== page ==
A wing commander's prayer breakfast invitation to his subordinates has resulted in an inspector general's complaint from the Military Religious Freedom Foundation.
More than 40 people at Maxwell Air Force Base contacted the foundation after Col. Erik Shafa, commander of the 42nd Air Base Wing, used his commander's box to send a message to everyone in the wing, inviting them to the Feb. 23 Maxwell Air Force Base National Prayer Breakfast.
On behalf of those clients, Mikey Weinstein, president of the Military Religious Freedom Foundation, filed a third-party complaint with the 42nd Air Base Wing IG, claiming the invite constituted a clear violation of Air Force Instruction 1-1, Section 2.12, Balance of Free Exercise of Religion and Establishment Clause.
It states: "Leaders at all levels must balance constitutional protections for their own free exercise of religion, including individual expressions of religious beliefs, and the constitutional prohibition against governmental establishment of religion. They must ensure their words and actions cannot reasonably be construed to be officially endorsing or disapproving of, or extending preferential treatment for any faith, belief or absence of belief.
Because the wing IG reports to Shafa, the complaint was later transferred to the Air University IG on Maxwell.
One of the foundation's clients, a former airman and now an Air Force civilian on base, said Shafa's message was "terrible for morale."
"The National Prayer Breakfast is very Christian-focused," said the civilian, who did not want to be identified due to fear of reprisals. "I mean they might let a Muslim say a prayer or a Jewish rabbi, but Maj. Gen. Dondi Costin [Air Force chief of chaplains] is going to be there giving his Christian perspective. It's all Christian, Christian, Christian.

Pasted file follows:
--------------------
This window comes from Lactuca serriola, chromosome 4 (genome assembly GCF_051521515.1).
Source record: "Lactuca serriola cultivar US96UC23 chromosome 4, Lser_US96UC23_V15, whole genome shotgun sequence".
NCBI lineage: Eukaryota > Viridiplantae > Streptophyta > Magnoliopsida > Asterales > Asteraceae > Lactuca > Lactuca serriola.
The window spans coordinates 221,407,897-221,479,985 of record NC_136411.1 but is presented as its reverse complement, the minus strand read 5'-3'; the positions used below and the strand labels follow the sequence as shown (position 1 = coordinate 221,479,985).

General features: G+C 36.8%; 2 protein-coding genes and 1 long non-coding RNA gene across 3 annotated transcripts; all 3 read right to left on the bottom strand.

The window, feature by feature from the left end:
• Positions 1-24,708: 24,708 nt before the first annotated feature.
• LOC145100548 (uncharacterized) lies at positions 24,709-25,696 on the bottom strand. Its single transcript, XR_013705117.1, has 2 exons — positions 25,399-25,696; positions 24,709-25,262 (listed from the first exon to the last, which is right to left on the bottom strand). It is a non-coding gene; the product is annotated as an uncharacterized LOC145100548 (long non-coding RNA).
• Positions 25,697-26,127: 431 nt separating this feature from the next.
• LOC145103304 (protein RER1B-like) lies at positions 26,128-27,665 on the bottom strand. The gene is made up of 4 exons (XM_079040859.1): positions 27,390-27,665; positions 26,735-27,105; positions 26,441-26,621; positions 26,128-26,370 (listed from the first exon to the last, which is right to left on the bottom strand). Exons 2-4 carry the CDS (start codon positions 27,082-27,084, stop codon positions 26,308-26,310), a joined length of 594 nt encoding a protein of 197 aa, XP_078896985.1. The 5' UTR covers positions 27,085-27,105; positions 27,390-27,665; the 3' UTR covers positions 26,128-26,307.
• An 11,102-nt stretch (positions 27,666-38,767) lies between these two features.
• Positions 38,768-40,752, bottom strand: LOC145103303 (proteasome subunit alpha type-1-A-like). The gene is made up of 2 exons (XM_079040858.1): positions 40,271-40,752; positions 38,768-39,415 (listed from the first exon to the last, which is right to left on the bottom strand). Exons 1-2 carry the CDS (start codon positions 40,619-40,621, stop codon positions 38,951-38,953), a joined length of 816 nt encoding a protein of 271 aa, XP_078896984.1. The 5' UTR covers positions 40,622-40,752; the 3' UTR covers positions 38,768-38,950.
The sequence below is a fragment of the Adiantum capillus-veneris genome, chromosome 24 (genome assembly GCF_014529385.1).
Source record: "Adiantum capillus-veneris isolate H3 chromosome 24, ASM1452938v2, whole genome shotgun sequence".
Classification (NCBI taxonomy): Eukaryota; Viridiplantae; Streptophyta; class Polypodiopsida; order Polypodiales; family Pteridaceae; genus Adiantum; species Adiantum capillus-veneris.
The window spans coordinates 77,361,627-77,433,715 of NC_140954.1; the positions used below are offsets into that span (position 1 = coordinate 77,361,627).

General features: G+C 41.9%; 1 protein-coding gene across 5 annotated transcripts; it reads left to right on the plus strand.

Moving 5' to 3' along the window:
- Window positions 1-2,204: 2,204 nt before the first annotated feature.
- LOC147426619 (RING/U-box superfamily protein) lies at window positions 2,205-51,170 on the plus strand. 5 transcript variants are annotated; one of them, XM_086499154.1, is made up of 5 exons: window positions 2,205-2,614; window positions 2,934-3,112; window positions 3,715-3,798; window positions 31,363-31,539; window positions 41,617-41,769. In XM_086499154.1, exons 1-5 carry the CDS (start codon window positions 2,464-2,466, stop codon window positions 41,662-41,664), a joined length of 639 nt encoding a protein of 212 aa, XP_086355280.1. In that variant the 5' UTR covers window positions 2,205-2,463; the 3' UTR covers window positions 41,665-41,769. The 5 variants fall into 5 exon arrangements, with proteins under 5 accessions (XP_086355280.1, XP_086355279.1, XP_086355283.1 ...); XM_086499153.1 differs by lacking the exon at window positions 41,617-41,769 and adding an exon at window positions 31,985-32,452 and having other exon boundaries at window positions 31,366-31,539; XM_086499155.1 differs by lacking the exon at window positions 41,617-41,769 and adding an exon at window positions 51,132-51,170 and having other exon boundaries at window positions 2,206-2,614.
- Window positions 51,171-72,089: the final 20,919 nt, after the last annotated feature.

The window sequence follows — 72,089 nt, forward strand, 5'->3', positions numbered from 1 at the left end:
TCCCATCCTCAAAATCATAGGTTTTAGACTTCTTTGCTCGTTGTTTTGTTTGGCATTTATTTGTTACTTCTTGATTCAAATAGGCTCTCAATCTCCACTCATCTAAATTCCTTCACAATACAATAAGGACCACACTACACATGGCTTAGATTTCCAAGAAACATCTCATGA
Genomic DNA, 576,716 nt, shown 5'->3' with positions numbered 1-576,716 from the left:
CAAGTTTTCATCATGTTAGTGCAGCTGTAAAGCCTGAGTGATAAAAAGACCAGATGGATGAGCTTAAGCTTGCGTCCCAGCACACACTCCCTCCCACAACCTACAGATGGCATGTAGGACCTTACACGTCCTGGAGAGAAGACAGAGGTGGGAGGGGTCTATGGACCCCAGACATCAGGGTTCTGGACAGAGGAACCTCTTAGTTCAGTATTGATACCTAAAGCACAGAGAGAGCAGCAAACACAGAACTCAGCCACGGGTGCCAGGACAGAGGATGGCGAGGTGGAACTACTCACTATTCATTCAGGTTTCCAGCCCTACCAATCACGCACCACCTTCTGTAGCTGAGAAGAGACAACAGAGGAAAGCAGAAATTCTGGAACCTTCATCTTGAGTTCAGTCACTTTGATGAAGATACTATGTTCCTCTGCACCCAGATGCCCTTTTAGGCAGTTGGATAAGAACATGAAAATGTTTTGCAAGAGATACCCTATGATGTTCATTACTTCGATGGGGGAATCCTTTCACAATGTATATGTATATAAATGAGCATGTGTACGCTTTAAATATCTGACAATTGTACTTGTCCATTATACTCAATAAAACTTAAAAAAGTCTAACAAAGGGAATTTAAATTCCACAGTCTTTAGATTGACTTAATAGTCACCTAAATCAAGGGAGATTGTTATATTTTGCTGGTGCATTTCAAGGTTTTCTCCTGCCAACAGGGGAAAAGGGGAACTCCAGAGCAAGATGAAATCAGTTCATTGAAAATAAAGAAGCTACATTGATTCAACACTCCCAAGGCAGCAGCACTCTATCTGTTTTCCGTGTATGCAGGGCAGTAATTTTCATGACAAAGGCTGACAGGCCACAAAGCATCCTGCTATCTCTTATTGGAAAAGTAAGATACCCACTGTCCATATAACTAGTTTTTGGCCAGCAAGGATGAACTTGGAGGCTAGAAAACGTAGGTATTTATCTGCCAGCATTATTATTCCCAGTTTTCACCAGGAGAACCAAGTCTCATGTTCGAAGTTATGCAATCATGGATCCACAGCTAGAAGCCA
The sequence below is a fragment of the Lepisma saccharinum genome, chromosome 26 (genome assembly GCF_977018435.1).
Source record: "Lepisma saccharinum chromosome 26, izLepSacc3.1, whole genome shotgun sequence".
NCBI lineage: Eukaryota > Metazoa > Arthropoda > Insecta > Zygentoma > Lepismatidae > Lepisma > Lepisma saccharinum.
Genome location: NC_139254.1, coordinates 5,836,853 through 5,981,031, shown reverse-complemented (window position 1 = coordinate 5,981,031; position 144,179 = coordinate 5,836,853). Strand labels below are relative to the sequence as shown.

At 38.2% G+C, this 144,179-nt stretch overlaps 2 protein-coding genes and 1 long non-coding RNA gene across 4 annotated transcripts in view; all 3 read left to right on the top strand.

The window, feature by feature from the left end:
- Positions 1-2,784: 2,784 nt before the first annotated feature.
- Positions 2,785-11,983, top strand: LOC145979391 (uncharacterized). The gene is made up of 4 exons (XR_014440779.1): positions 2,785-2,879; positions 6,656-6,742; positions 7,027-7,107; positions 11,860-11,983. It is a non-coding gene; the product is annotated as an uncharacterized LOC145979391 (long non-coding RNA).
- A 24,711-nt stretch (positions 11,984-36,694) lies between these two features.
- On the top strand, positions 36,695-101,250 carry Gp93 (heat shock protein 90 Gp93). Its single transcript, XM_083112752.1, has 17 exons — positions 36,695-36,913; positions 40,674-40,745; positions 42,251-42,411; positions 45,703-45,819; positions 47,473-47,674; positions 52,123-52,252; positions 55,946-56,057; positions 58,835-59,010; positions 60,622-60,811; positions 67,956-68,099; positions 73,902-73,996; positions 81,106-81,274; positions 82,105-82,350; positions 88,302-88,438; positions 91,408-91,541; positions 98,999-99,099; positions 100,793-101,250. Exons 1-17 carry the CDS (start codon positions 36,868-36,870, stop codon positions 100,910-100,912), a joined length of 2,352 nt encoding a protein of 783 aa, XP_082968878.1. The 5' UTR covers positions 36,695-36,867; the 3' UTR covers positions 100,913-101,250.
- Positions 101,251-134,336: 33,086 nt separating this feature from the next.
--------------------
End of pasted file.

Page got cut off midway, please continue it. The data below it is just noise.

"What do you do when you are in the military and your commander says, 'hey, I invite you to this thing?' ... Well, the implication is that you go. It's not one of those invitations that says, if you would like to or perhaps if you are interested. It's very much giving the implication that you are expected to participate or at least understand that he thinks its important and that's where he stands on the issue."
The civilian who spoke with Air Force Times identifies as an atheist, but Weinstein said the people who brought complaints to his organization about the prayer breakfast invite included Air Force officers, enlisted personnel, civilians, Air University students and permanent party.
"Our 43 MRFF clients come from the Protestant, Roman Catholic, Islamic and Jewish faith traditions, as well as those MRFF clients who identify as atheist, agnostics, secularist and humanists," he said.
Michael Ritz, chief of media operations at Maxwell, said that "per standard procedures the inspector general does not identify complaints or complainants. However, all IG complaints are taken seriously and are investigated with the utmost care, rigor and protection of information."
He did acknowledge, however, that Weinstein had corresponded with 42nd Air Base Wing leadership to express his dissatisfaction with the invite.
"The Air Force places the highest value on the rights of its personnel in matters of religion and facilitates the free exercise of religion by its members," Ritz said. "Our airmen are sworn to protect our rights and liberties as Americans, including the right of all airmen to practice their religious faith or to practice no faith at all."
He noted that "the National Prayer Breakfast is a historical, interfaith and clearly voluntary event, which has been observed across the U.S. government since 1953."
The civilian complainant argued that the voluntary nature of the Maxwell event would have been much more clear if the invite had come from the base chaplains, who are not in the chain of command, rather than the commander.
Those not inclined to attend the event worry that their ability to advance in rank will be affected, and that they won't get opportunities to excel and stand out, the civilian said.
"I don't think you will be punished if you are not there, but I think it is implicit that if you don't support this type of event you won't ever become part of the inner circle," the civilian said.